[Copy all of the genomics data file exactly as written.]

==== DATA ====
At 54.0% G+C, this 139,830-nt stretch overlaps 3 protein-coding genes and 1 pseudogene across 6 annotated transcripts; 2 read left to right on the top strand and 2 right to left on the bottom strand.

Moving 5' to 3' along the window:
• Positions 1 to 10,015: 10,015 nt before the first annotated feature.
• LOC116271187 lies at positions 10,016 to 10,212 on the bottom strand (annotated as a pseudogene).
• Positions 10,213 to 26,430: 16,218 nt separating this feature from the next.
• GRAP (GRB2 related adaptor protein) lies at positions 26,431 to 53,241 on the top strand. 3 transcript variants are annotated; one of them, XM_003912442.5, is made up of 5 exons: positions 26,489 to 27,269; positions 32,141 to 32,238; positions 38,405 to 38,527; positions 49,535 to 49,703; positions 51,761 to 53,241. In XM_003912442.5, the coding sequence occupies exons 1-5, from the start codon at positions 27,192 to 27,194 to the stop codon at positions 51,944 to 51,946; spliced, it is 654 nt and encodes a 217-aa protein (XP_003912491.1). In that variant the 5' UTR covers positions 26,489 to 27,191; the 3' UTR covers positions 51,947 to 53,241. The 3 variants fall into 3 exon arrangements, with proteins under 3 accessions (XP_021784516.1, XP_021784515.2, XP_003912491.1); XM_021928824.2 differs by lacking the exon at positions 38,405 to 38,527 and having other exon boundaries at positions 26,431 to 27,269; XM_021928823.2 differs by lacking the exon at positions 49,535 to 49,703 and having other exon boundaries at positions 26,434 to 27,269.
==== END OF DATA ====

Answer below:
At 54.0% G+C, this 139,830-nt stretch overlaps 3 protein-coding genes and 1 pseudogene across 6 annotated transcripts; 2 read left to right on the top strand and 2 right to left on the bottom strand.

Moving 5' to 3' along the window:
• Positions 1 to 10,015: 10,015 nt before the first annotated feature.
• LOC116271187 lies at positions 10,016 to 10,212 on the bottom strand (annotated as a pseudogene).
• Positions 10,213 to 26,430: 16,218 nt separating this feature from the next.
• GRAP (GRB2 related adaptor protein) lies at positions 26,431 to 53,241 on the top strand. 3 transcript variants are annotated; one of them, XM_003912442.5, is made up of 5 exons: positions 26,489 to 27,269; positions 32,141 to 32,238; positions 38,405 to 38,527; positions 49,535 to 49,703; positions 51,761 to 53,241. In XM_003912442.5, the coding sequence occupies exons 1-5, from the start codon at positions 27,192 to 27,194 to the stop codon at positions 51,944 to 51,946; spliced, it is 654 nt and encodes a 217-aa protein (XP_003912491.1). In that variant the 5' UTR covers positions 26,489 to 27,191; the 3' UTR covers positions 51,947 to 53,241. The 3 variants fall into 3 exon arrangements, with proteins under 3 accessions (XP_021784516.1, XP_021784515.2, XP_003912491.1); XM_021928824.2 differs by lacking the exon at positions 38,405 to 38,527 and having other exon boundaries at positions 26,431 to 27,269; XM_021928823.2 differs by lacking the exon at positions 49,535 to 49,703 and having other exon boundaries at positions 26,434 to 27,269.